The oh-so-important sophomore album. It’s been the make or break entity for countless artists. But for the Atlanta-based band Book Club, their second project, releasing this week, doesn’t reveal any signs that their musical sun will soon be setting.
We caught up with Robbie Horlick (vocals, guitar, banjo, sax, glockenspiel, melodica), founder of the seven-person band, to talk about their latest project, Shapes On The Water.
Tell us a little bit about how Book Club formed?
I started the band a few years ago as an outlet to flesh out some of the “folkier” songs I was writing, that didn’t seem to fit with the sound of Cassavetes, the indie rock band I was in at the time. Cassavetes’ influences were broad, and we treated the vocals as much as an instrument as the piano or guitar, which was often delayed or distorted. The new songs I was writing were simpler, quieter and more anchored by the lyrics. I asked my friend Leigh Anne to work on some harmonies, and we got a few songs together. Before long, we’d cobbled together a few friends and craigslisters – cello, upright bass, percussion – and became Book Club.
For those who haven’t heard you, how would you describe your sound?
I’ve always said that Book Club “builds out from folk.” The songs can stand alone as guitar-and-vocal performances, or they can build and swell with percussion, bass, cello, violin, banjo and pedal steel. One of the wonderful things about Book Club is how well the music supports the vocals/harmonies. Since we’re essentially all acoustic, no one has to “turn up” to be heard, and as a result, all of the instruments, and vocals blend together very naturally.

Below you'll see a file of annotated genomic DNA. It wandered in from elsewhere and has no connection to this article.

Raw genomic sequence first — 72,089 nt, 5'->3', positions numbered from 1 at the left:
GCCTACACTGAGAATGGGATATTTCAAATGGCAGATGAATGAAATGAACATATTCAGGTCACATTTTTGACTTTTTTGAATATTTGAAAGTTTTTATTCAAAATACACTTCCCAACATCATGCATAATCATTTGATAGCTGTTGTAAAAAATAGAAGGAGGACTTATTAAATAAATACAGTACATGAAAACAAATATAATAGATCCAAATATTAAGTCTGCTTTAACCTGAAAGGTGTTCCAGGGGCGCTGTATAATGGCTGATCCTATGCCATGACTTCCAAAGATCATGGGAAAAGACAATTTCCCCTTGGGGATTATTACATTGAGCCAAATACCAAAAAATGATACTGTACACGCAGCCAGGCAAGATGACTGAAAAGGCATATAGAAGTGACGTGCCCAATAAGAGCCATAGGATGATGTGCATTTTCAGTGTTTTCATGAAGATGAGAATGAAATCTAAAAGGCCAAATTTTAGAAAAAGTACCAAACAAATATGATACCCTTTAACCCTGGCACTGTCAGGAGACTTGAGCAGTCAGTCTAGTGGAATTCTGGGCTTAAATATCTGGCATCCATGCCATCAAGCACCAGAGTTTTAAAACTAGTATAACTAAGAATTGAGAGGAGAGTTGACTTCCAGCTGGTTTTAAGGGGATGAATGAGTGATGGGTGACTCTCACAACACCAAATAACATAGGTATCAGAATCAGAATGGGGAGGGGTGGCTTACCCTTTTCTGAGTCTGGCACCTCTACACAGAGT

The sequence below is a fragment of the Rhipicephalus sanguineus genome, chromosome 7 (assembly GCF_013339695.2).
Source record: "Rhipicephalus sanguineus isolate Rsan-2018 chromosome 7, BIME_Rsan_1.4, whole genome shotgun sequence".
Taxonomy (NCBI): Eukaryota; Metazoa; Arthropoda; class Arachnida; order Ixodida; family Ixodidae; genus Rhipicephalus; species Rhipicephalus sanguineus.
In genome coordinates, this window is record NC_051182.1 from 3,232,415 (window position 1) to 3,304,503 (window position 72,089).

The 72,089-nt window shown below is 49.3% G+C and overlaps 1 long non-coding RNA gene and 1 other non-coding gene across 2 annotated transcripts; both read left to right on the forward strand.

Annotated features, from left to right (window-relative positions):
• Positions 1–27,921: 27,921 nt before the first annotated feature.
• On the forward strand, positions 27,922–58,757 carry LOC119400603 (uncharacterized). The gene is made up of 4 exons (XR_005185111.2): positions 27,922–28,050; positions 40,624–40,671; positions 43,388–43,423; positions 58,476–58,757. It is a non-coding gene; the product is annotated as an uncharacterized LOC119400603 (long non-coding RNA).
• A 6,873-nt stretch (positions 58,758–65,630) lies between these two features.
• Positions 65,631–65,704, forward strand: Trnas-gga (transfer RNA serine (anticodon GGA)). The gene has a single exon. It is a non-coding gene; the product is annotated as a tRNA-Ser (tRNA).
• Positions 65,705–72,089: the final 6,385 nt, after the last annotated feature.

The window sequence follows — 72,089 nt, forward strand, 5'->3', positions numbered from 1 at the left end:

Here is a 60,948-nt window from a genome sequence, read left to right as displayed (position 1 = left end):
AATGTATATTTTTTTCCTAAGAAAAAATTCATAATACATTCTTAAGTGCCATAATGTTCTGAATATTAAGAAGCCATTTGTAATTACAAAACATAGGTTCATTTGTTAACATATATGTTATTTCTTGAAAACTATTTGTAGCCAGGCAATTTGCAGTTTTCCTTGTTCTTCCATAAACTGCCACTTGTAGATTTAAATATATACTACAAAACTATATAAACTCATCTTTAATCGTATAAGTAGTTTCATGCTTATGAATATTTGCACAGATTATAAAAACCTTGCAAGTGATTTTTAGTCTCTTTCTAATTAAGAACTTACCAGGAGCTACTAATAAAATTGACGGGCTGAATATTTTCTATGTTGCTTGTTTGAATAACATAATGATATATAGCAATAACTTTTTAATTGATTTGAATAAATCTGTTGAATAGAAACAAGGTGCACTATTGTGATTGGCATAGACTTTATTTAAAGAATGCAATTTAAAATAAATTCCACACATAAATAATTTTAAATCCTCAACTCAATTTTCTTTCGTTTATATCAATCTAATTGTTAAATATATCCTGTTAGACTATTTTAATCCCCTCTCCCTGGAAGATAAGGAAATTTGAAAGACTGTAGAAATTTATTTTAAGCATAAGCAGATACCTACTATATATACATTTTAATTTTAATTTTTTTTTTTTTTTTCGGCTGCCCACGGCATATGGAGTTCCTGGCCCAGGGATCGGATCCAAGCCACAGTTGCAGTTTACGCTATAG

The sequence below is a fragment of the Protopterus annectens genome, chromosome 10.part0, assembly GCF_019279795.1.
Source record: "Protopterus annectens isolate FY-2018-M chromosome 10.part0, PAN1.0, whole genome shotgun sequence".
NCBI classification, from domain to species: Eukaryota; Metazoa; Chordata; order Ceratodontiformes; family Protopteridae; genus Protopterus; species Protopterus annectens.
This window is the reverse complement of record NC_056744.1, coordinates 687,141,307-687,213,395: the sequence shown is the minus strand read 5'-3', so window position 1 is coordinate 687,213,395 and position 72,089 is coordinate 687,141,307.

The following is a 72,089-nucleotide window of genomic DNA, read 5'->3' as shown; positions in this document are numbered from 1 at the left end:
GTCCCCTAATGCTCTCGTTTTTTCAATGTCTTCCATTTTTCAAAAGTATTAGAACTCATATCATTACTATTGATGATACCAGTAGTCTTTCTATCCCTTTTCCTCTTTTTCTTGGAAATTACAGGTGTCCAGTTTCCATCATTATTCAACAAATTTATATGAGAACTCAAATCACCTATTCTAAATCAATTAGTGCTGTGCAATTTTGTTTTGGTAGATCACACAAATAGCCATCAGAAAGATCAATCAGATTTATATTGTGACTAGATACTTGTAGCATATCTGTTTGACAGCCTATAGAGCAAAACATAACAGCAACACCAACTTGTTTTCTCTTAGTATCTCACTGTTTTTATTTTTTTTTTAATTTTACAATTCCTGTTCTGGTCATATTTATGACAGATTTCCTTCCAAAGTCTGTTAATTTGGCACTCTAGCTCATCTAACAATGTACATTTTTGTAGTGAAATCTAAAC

How has our region’s culture impacted your art?
I think “Southern culture” is more diverse and vibrant than ever these days. There are so many approaches and facets to it, it’s impossible to define. And that impossibility makes the potential for art limitless, which carries over to the Atlanta music scene. There is no singular “Atlanta sound.” The bands that have made it out, the bands that haven’t, the bands that aren’t trying to – we all just do whatever we’re inspired to do. I think Southern culture inspires the attitude that there’s no wrong way to make art. And that’s very liberating and makes for some pretty amazing results.
How is the new EP different from your first project?
We recorded our first full-length album, Ghost, when we were just coming together as a band. I think it’s a great snapshot of where we were at the time, and what we were becoming, but after a year of playing and writing together, I think our sound has really crystallized on this new record. We’ve had a chance to really grow as a band, get tighter musically and incorporate more elements (like percussion, violin and pedal steel) that our first record only hinted at. Though Shapes On The Water is only an EP, it has the gravity and cohesion of a full album. I think it continues on the trajectory set by Ghost, but also shows where we’re going and how we’ve evolved.